Go to contents

Ex-Leaders Glorify Their Past Work

Posted December. 28, 2007 03:54,   


Monarchs in history never relinquished their thrones before they died or were ousted. Moreover, they built edifices such as pyramids in order to glorify their past works even after death and to put pressure on their successors.

Nothing much has changed. Communist dictators who have built lots of grandiose edifices and statues are not different from emperors of history. Do leaders feel uncomfortable if they don’t leave some monuments before leaving?

The Financial Times reported yesterday that it is not easy for ex-leaders to adjust to life with less power, citing a variety of ex-leaders’ activities before and after losing power.

Firstly, many ex-leaders have chosen to build monuments in order to show off their performance.

Francois Mitterrand, former French president, seemed to have much interest in culture considering that he has built Bastille Opera and the pyramid in the courtyard of the Louvre. Jacques Chirac, who left office May this year, built Quia Branly, a museum displaying handicrafts of the Third World. He wants the museum to bear his name.

In the U.S., retired presidents since Franklin D. Roosevelt have contributed to building libraries bearing their names. Benjamin Hufbauer, associate professor at the University of Louisville, said “Their centers just get bigger and bigger and are flattering to an embarrassing degree.”

However, since increasing numbers of successful politicians are leaving office younger and more energetic, they are eager to do more after retirement. Ex-leaders’ activities even affect incumbent presidents and politics.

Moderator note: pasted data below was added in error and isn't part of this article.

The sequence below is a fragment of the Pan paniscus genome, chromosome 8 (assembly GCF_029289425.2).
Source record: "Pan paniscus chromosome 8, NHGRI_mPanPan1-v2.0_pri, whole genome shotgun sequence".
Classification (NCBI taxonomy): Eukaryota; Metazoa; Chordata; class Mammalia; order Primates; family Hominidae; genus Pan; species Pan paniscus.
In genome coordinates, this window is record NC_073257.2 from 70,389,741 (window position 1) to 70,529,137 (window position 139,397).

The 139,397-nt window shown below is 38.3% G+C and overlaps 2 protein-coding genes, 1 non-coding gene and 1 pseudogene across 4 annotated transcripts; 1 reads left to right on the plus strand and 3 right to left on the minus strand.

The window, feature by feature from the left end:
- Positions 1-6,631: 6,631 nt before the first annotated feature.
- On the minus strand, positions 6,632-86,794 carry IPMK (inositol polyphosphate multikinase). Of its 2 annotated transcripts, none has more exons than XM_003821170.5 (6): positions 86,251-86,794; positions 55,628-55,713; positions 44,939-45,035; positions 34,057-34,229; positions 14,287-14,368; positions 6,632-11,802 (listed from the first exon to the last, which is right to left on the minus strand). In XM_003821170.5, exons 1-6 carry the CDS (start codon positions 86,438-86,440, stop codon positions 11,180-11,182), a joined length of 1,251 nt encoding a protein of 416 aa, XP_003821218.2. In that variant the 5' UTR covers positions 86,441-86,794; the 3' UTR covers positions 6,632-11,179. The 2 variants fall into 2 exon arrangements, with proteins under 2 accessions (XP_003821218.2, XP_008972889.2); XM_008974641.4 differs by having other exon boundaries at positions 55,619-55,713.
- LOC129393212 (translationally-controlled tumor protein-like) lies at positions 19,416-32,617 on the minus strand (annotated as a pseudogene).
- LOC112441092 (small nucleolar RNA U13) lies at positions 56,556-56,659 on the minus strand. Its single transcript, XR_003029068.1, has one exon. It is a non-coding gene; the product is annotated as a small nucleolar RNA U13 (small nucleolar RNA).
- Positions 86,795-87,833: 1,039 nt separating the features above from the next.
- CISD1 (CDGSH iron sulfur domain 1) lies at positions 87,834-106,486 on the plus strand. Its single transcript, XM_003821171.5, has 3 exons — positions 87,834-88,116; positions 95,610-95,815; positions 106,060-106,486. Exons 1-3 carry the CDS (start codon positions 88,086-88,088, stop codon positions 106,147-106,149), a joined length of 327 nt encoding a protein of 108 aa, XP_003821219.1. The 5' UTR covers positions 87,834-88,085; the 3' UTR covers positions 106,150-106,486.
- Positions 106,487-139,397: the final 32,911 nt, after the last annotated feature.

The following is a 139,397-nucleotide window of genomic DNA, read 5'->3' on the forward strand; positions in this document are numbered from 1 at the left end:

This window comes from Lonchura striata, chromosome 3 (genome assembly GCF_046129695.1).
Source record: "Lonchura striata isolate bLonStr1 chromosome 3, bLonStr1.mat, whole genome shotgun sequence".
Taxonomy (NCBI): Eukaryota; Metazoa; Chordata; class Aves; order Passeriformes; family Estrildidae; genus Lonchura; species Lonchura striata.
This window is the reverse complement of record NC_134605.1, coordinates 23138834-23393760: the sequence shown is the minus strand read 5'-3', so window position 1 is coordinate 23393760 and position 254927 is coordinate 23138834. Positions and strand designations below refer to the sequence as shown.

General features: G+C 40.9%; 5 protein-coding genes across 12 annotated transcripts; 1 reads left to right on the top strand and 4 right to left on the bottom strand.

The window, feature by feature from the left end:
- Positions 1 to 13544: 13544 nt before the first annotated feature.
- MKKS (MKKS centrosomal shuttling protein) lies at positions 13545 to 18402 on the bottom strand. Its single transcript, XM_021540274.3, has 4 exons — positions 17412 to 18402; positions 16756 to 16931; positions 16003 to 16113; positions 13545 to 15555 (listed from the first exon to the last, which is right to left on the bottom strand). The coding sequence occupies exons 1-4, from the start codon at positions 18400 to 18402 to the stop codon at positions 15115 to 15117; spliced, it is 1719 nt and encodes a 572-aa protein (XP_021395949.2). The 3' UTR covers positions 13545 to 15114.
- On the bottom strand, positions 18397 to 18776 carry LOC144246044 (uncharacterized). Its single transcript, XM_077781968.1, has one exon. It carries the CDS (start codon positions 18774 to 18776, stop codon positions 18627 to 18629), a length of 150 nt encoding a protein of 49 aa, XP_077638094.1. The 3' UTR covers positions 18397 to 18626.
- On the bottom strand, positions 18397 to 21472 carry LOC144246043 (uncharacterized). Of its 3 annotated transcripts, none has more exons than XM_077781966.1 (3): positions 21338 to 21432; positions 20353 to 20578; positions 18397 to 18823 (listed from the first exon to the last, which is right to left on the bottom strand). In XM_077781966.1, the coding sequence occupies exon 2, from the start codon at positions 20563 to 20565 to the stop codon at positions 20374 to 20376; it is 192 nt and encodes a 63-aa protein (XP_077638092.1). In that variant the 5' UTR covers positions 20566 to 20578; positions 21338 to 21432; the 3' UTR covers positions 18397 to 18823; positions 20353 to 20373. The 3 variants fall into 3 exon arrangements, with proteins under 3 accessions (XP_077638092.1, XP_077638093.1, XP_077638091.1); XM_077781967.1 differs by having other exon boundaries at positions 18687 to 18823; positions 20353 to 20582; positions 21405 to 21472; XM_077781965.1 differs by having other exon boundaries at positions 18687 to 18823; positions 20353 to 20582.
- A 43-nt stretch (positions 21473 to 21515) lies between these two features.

Many of them create foundations to continue their works. A prime example is Jimmy Cater, who built the Carter Center. Through the center, the former president has aggressively intervened in conflicts and drawn much attention. Bill Clinton has also focused on environment and interfaith dialogue through his foundation.

The last Soviet leader, Mikhail Gorbachev, and former Russian president Boris Yeltsin established foundations in an effort to maintain their political power.

Some politicians have even swallowed their pride. Carl Bildt, Sweden’s former prime minister in the early 1990s, returned as foreign minister in 2006 after serving the European Union and the United Nations.

Alain Juppé, who worked as prime minister when Chirac was the president, became Nicolas Sarkozy’s minister for ecology and sustainable development. However, he was ousted after his defeat in the parliamentary elections.

It has been reported that many British leaders, including Margaret Thatcher and John Major, dreamt of a comeback, only to fail. It also introduced a famous British politician’s dictum that “all political careers end in failure.”

The daily said France’s former president Charles de Gaulle took a dignified low profile on retirement, unlike many leaders struggling to show off their past works. He refused a presidential pension and returned to his house to dedicate himself to writing his memoirs until his death.